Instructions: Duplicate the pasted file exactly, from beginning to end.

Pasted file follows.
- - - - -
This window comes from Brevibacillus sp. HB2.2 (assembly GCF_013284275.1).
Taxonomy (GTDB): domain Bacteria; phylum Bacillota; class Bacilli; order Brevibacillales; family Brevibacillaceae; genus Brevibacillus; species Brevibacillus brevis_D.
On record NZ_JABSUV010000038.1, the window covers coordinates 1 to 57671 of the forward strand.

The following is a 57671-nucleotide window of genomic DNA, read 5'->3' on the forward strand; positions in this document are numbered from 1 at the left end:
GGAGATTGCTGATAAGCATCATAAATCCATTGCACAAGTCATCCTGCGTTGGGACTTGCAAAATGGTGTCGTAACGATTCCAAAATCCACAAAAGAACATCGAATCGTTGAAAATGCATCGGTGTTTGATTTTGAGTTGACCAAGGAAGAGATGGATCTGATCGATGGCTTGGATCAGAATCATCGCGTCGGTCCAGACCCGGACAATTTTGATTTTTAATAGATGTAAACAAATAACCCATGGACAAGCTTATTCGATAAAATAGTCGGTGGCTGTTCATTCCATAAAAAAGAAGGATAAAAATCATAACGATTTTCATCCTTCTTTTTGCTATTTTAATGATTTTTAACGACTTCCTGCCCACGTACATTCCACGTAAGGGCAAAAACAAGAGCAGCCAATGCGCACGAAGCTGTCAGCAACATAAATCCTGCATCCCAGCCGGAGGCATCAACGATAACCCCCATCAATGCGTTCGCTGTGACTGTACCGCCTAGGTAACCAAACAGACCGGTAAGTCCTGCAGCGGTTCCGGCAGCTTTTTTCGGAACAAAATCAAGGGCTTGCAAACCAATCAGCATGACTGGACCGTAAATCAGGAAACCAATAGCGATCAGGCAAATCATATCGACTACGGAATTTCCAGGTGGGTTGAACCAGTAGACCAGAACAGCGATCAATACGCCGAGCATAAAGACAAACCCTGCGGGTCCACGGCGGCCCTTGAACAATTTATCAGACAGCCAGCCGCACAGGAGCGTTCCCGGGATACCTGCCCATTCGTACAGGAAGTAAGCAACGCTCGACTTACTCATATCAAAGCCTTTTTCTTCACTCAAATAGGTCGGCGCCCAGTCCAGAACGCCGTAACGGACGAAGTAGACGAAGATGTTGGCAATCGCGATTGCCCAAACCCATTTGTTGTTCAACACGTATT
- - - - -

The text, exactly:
This window comes from Brevibacillus sp. HB2.2 (assembly GCF_013284275.1).
Taxonomy (GTDB): domain Bacteria; phylum Bacillota; class Bacilli; order Brevibacillales; family Brevibacillaceae; genus Brevibacillus; species Brevibacillus brevis_D.
On record NZ_JABSUV010000038.1, the window covers coordinates 1 to 57671 of the forward strand.

The following is a 57671-nucleotide window of genomic DNA, read 5'->3' on the forward strand; positions in this document are numbered from 1 at the left end:
GGAGATTGCTGATAAGCATCATAAATCCATTGCACAAGTCATCCTGCGTTGGGACTTGCAAAATGGTGTCGTAACGATTCCAAAATCCACAAAAGAACATCGAATCGTTGAAAATGCATCGGTGTTTGATTTTGAGTTGACCAAGGAAGAGATGGATCTGATCGATGGCTTGGATCAGAATCATCGCGTCGGTCCAGACCCGGACAATTTTGATTTTTAATAGATGTAAACAAATAACCCATGGACAAGCTTATTCGATAAAATAGTCGGTGGCTGTTCATTCCATAAAAAAGAAGGATAAAAATCATAACGATTTTCATCCTTCTTTTTGCTATTTTAATGATTTTTAACGACTTCCTGCCCACGTACATTCCACGTAAGGGCAAAAACAAGAGCAGCCAATGCGCACGAAGCTGTCAGCAACATAAATCCTGCATCCCAGCCGGAGGCATCAACGATAACCCCCATCAATGCGTTCGCTGTGACTGTACCGCCTAGGTAACCAAACAGACCGGTAAGTCCTGCAGCGGTTCCGGCAGCTTTTTTCGGAACAAAATCAAGGGCTTGCAAACCAATCAGCATGACTGGACCGTAAATCAGGAAACCAATAGCGATCAGGCAAATCATATCGACTACGGAATTTCCAGGTGGGTTGAACCAGTAGACCAGAACAGCGATCAATACGCCGAGCATAAAGACAAACCCTGCGGGTCCACGGCGGCCCTTGAACAATTTATCAGACAGCCAGCCGCACAGGAGCGTTCCCGGGATACCTGCCCATTCGTACAGGAAGTAAGCAACGCTCGACTTACTCATATCAAAGCCTTTTTCTTCACTCAAATAGGTCGGCGCCCAGTCCAGAACGCCGTAACGGACGAAGTAGACGAAGATGTTGGCAATCGCGATTGCCCAAACCCATTTGTTGTTCAACACGTATT